It’s 2022, and while Australia has gone from being 17th in equality on the World Economic Forum Global Gender Gap Index in 2007, to currently being 50th, International Women’s Day seemed to be inexplicably filled with cute parties (that a very select group were invited to), free talks being given (by the same select group) and cupcakes.
The time for cupcakes and conversations about feelings has passed. As a very thoughtful member of our community said:
“You can’t fix structural gender inequality with a conversation about feelings.” - Linda Lai
There is a feeling of frustration surrounding IWD events.
International Women’s Day – celebrated annually on March 8 – is a day that commemorates the social, political and economic achievements of women, as well as rallying for equal treatment and representation. We’ve lost our way.
The great thing about IWD is that it is a well established event. It sits on most corporate calendars. It provides a time and space for meaningful change to be brought about. We should use IWD as a time to review the year that has been, reflect on the progress we have made and be ok with recognising that we won’t have achieved all of our goals, acknowledge the things still on your ‘to-do’ list. It’s a time to renew your commitments as an organisation to gender equality. International Women's Day is not something that should be cancelled or ignored, it should be used to its full potential.
We’ve got a year to get ready for IWD 2023. That means a year to make a plan, take action and get change happening and the good news is that there are some simple levers to pull that will make a difference.
Has anyone else noticed the panic leading up to IWD? “Find me a woman speaker!”, “Where are all the women?”, “Who knows a woman who can talk about tech?”. A strange thing happens in late February each year, inboxes start getting an unusual amount of messages asking for women to talk (often for free) at IWD events about their specialisation. These same inboxes don’t get requests during the rest of the year. Odds are that your organisation will have a list of people you reached out to this year, and if not, the PR company you got in touch with will. So why not use that list all.year.round? Women are quite capable of talking at events on other days of the year, and when you ask them to talk, pay them!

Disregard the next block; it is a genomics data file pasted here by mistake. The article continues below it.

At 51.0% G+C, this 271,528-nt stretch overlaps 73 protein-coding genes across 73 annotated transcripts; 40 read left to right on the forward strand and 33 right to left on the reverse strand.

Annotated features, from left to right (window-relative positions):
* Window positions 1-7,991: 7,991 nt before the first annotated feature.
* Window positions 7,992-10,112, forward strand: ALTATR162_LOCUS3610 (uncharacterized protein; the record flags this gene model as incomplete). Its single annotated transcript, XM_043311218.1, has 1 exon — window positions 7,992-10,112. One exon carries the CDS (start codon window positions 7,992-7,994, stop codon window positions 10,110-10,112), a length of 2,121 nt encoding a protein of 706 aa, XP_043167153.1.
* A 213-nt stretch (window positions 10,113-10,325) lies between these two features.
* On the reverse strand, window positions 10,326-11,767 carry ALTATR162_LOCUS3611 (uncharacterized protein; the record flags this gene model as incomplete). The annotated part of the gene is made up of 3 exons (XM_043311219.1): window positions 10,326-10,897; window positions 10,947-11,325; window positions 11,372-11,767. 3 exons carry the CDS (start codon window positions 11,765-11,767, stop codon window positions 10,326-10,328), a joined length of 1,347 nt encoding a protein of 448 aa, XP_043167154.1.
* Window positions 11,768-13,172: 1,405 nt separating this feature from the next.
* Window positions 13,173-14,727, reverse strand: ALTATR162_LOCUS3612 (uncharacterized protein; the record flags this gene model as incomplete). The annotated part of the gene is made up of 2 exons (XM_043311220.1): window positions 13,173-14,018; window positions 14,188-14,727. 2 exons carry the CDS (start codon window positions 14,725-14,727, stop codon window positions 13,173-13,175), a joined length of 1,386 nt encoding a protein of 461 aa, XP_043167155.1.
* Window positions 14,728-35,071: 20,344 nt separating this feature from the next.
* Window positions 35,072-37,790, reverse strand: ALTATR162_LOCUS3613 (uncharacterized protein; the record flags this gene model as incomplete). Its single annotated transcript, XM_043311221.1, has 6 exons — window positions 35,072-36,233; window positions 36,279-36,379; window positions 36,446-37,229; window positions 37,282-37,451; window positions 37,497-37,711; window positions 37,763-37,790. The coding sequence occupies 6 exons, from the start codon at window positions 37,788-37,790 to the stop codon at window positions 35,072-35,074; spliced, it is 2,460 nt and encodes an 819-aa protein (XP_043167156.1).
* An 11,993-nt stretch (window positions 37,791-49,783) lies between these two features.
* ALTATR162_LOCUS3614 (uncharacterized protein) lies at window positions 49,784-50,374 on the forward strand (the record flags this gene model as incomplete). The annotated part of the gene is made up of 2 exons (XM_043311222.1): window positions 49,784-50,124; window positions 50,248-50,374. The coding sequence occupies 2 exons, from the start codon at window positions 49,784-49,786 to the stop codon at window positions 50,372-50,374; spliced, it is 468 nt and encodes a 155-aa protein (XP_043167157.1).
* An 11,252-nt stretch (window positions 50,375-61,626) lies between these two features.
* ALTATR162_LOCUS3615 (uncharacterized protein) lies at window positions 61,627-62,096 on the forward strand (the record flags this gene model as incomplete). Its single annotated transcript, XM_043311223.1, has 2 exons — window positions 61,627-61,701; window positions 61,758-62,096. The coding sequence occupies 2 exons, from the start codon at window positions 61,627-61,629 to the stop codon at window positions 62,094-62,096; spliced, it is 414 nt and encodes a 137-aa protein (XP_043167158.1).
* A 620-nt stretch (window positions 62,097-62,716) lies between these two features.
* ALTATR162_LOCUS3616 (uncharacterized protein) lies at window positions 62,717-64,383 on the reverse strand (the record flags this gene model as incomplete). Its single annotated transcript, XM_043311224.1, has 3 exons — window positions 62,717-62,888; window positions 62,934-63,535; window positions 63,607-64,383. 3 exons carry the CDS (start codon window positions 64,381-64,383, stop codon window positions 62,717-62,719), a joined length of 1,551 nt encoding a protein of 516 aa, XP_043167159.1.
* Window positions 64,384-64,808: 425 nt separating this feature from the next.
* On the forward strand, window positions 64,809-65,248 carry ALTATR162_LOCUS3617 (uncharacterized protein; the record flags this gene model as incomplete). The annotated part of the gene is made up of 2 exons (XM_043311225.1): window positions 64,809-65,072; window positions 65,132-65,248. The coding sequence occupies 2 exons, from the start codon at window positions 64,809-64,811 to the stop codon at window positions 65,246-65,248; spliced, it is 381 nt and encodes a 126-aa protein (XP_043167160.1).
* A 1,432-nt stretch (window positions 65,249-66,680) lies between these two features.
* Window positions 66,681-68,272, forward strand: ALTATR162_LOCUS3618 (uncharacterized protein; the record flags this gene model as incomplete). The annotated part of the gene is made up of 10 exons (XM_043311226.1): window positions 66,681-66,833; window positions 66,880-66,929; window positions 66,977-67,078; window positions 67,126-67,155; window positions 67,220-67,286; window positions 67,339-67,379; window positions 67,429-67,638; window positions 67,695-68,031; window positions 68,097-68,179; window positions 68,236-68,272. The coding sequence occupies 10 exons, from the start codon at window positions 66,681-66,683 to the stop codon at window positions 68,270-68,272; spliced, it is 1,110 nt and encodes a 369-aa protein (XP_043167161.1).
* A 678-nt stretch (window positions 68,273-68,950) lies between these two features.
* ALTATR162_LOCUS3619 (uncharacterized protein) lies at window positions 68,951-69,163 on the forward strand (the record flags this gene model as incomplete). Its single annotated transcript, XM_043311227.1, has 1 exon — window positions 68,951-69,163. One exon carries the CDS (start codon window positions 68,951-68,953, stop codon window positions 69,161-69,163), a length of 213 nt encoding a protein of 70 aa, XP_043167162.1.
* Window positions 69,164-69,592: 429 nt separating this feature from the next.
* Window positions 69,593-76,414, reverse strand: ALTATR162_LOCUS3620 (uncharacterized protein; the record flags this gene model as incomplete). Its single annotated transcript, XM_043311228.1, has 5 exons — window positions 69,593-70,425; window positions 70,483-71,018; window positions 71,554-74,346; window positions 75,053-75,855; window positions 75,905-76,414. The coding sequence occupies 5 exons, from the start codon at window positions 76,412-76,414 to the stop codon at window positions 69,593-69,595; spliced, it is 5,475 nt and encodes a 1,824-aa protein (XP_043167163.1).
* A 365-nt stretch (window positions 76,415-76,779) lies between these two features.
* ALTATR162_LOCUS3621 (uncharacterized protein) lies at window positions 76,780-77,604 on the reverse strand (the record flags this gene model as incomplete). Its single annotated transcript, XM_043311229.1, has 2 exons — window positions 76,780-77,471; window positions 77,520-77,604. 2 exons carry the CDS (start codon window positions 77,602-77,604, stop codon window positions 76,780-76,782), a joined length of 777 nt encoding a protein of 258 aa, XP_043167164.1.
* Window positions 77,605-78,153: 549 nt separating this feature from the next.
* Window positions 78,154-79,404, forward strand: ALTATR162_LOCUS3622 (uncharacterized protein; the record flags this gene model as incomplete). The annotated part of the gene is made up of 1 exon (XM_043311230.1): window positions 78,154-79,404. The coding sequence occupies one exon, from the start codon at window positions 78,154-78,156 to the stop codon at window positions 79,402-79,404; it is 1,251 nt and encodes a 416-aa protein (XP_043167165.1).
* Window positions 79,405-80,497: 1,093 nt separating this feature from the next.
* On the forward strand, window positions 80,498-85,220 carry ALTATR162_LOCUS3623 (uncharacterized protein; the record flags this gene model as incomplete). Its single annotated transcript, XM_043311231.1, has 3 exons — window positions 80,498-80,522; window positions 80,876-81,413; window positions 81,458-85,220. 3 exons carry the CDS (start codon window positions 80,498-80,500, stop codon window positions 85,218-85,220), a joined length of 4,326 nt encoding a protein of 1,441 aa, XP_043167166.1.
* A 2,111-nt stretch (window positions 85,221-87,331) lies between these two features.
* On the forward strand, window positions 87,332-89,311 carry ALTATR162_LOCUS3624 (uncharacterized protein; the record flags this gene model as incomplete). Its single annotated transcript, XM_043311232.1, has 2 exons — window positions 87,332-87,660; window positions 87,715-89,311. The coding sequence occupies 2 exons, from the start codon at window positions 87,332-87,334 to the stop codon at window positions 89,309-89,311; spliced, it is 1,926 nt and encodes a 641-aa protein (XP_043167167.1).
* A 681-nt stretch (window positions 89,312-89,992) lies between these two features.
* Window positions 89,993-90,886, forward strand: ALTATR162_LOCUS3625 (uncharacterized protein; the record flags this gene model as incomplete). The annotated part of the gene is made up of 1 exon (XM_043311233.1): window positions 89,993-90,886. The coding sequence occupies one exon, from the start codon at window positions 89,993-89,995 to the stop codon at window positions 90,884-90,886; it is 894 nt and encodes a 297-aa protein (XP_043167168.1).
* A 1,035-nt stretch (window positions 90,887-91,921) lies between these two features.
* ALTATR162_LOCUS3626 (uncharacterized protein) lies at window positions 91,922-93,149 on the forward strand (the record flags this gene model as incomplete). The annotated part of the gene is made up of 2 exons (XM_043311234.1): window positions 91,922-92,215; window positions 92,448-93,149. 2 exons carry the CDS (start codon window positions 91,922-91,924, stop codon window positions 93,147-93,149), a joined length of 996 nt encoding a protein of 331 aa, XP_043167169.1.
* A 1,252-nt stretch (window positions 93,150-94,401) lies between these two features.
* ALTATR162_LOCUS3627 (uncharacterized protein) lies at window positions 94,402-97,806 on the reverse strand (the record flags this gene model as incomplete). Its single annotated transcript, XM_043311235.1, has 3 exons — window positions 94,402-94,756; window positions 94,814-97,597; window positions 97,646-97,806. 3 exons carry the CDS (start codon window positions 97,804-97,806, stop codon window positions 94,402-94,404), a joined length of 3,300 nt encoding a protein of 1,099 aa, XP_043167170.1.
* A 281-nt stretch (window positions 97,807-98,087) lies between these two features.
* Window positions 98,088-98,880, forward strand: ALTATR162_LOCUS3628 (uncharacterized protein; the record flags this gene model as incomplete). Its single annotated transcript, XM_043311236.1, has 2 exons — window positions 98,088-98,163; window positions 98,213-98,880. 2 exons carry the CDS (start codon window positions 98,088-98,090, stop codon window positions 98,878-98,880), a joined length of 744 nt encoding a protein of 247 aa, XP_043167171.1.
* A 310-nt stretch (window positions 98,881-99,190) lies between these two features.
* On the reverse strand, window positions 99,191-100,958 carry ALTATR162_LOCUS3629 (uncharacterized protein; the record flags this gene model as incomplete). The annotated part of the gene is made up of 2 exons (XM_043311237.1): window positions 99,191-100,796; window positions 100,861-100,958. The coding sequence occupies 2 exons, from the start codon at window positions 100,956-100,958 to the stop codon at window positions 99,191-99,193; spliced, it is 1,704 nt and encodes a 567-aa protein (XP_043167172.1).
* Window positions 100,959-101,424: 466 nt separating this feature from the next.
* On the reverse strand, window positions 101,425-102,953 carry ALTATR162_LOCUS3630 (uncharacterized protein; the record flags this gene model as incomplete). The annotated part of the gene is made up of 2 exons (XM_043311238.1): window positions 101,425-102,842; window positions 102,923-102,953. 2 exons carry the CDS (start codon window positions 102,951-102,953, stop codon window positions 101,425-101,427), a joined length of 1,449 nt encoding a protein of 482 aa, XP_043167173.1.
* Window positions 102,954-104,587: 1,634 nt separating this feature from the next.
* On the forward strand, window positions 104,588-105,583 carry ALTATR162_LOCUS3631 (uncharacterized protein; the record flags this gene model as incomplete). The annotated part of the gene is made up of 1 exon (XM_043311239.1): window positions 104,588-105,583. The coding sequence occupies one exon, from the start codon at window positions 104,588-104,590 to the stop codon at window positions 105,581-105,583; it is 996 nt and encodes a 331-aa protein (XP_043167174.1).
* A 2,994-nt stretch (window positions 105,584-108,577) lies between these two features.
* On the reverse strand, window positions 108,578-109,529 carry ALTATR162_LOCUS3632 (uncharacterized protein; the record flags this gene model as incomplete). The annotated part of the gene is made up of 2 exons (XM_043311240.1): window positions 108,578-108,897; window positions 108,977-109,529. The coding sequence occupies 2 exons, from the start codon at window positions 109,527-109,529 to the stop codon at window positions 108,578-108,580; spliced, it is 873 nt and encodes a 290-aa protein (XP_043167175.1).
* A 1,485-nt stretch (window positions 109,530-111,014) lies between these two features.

While we’re here, make sure your ‘binder of women’ is not lacking intersectionality.
How is gender equality going to occur if IWD events and education is by women - to women?
In Australia, men are more likely to hold positions of power and influence, therefore they need to be in the room. Men should be present on IWD, they should be there to learn, to encourage and to support.
Being an ally can feel difficult at times, there can be fear of making a misstep. So why not run sessions to teach ways of being a good ally? Encourage people in positions of power to take simple actions such as holding space for someone from a minority group when they are talked over in a meeting. Suggest that if you find yourself on an all white, male panel, you know someone else who could take your spot.
Businesses have been solving problems for years, typically they do this with metrics and evidence - and not a cupcake in sight. Let’s use the same process for gender equality in the workplace. The focus needs to be less on individuals, and more on systems, processes and organisations.
There are some great metrics that organisations can use to track their progress:
Setting a baseline for these focus areas along with a commitment for improvement that is evaluated each International Women's Day would make a difference.
Less cupcakes, more change!